How to make a tile plant pot in five easy steps: follow our quick guide

Learn how to make a tile plant pot with our easy guide and create a pretty display for your favorite succulents and cacti

how to make a tile plant pot
(Image credit: Barry Marsden/Future)

Follow our guide on how to make a tile plant pot and not only will you have a set of stylish planters for displaying on a shelf, kitchen windowsill or garden table, but you'll also be doing your bit for the environment by recycling old plastic bottles in the process. 

That's because plastic bottles are nestled inside these tile planters, forming the pot for your succulents or cacti. There are so many things you can do with a plastic bottle before you throw it away, and these pretty planters are a great example of how they can be put to good use!

Patterned tiles can be ordered new online or you might be able to salvage some from a home renovation project to make this an even more eco-friendly upcycling project. Even if they’re currently not-so pretty, you could use tile paint and stencils to give them a makeover in no time. Not to mention, decorating your own tiles will add an extra layer of fun and creativity to your project.

Keep scrolling for our step-by-step guide on how to make a tile plant pot, then check out our container gardening ideas for more ways to create interesting planting displays indoors and out.

How to make a tile plant pot

You will need: 

how to make a tile plant pot

(Image credit: Barry Marsden/Future)
  • Empty 2ltr plastic bottle 
  • Patterned tiles
  • All-purpose glue
  • Small succulent plants and cacti
  • Houseplant compost and grit
  • Small pebbles or gravel 
  • Scissors
  • Bradawl tool 

Step 1: select your tiles

Ensure that the width of your tile is no smaller than the diameter of the plastic bottle. If you have smaller tiles then opt for a smaller plastic bottle. The bottles will be acting as a container which will sit inside your mosaic tile pot, so you will need one bottle per planter.

Thoroughly wash the plastic bottles out with soap and water and allow to dry completely. Doing this the night before will ensure that they are fully dry.

Step 2: create your tiled surround

how to make a tile plant pot

(Image credit: Barry Marsden/Future)

While you’re waiting for your bottles to dry, position one tile on a flat surface with the right side down. Apply all-purpose glue along two opposite side edges and stick a tile to each at a 90 degree angle. Glue the remaining tile on top (to create a pot surround). Allow to dry.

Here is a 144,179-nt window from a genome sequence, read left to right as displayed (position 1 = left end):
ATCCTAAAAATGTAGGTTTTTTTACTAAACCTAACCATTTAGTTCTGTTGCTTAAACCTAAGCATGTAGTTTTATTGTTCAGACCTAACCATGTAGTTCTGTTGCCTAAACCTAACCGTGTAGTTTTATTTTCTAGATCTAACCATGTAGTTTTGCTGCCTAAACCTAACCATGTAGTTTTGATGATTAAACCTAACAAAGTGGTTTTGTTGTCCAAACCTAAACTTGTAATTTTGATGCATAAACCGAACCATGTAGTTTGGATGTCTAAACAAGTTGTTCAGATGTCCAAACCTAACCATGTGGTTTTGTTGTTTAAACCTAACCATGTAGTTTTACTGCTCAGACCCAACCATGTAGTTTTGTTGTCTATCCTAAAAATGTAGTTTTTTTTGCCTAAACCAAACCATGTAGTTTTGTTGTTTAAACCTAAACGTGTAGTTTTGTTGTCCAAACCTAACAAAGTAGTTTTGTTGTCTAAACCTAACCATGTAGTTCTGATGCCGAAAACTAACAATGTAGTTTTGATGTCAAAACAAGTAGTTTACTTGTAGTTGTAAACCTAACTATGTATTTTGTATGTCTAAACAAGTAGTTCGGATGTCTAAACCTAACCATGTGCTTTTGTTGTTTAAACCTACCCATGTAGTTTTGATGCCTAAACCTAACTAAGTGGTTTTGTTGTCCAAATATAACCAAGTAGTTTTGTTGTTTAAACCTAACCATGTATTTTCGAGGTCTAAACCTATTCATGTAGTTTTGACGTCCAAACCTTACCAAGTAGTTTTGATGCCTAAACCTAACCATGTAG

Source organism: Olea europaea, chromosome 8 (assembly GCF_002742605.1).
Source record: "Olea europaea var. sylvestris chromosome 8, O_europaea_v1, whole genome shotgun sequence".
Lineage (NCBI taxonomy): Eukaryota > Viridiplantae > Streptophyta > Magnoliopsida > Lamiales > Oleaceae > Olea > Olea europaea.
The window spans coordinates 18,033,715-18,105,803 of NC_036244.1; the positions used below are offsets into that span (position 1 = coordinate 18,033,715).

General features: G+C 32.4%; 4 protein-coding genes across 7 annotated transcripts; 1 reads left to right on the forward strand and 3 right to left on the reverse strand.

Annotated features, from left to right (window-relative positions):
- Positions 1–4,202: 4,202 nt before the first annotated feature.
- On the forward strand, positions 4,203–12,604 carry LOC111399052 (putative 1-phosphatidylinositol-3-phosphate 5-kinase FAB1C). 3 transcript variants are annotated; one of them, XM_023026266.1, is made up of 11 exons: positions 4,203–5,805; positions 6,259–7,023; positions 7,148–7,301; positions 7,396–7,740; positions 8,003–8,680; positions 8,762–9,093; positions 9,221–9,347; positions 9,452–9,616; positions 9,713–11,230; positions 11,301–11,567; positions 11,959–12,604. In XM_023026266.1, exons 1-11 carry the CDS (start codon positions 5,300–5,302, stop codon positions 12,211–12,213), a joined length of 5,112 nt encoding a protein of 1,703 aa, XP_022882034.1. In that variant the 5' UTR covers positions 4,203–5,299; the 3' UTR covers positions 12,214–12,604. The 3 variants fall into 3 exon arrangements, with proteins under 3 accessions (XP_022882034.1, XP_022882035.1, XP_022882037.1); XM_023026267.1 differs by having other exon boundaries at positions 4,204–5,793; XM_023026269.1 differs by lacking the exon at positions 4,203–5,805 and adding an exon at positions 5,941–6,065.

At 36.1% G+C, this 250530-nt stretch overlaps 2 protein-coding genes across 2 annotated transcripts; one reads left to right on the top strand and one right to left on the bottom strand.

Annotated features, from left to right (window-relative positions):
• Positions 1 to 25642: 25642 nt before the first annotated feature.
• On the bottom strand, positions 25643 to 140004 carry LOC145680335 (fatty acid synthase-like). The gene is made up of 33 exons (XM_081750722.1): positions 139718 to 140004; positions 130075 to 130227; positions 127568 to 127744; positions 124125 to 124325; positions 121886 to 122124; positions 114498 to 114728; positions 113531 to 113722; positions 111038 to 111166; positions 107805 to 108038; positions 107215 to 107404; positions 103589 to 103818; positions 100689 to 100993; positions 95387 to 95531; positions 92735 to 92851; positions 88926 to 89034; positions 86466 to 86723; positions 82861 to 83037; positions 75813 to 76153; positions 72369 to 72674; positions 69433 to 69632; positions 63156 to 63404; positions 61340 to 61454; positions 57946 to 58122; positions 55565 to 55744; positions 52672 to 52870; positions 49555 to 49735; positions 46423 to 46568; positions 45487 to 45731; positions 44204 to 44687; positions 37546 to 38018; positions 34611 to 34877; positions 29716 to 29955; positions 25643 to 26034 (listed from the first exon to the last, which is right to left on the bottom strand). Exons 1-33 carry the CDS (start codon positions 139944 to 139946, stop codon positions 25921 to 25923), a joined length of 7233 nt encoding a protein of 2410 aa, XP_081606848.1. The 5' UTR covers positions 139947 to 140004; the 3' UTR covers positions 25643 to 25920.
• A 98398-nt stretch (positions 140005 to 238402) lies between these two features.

Step 3: cut the plastic bottle insert to size

Measuring from the base of your plastic bottle against the height of your tile container, cut the top off the plastic bottle, about 1cm shorter than the tile height. 

Step 4: create drainage holes in the bottle

Make small holes in the base of the bottle with a brawdawl. These are for drainage but we recommend removing the plastic pots from the tile container when watering to prevent waterlogging.

Step 5: fill with soil and plants

Fill the bottle with soil and position your small plants inside the bottle. Try a succulent and cactus, like in our pictures. Or you could go for a trio of herbs if you're thinking about how to create a herb garden for your kitchen windowsill or to go with your outdoor kitchen ideas

Whatever plants you choose, make sure you check the plant labels for watering and light requirements to ensure you are giving your plant what it needs. 

Position the planted plastic bottle base inside the tile planter and arrange in your chosen position. Group pots together or dot them along a shelf for a unique effect.

Caring for your new plants

how to make a tile plant pot: selection of Sempervivum 'Mixed'

(Image credit: Thompson & Morgan)

Gardeners love cacti and succulents for their drought resistance and architectural shapes. And they make great indoor plants if you have limited access to outdoor space. Unlike a lot of houseplants, they positively love the dry air and warmth of central heating. 

Of course, these plants are not indestructible, but they do need less water than most and tend to be slow growers – ideal for busy lifestyles. They’re relatively inexpensive, so it’s easy to build up a collection. Tender succulents such as echeveria can live outside in the summer, while hardy varieties such as sempervivums and sedums can survive outside all year.

There's more tips on how to grow succulents in our guide. 

Top tip: Waterlogging is the quickest way to kill a succulent. Add up to 30% extra grit to houseplant compost to help ensure good drainage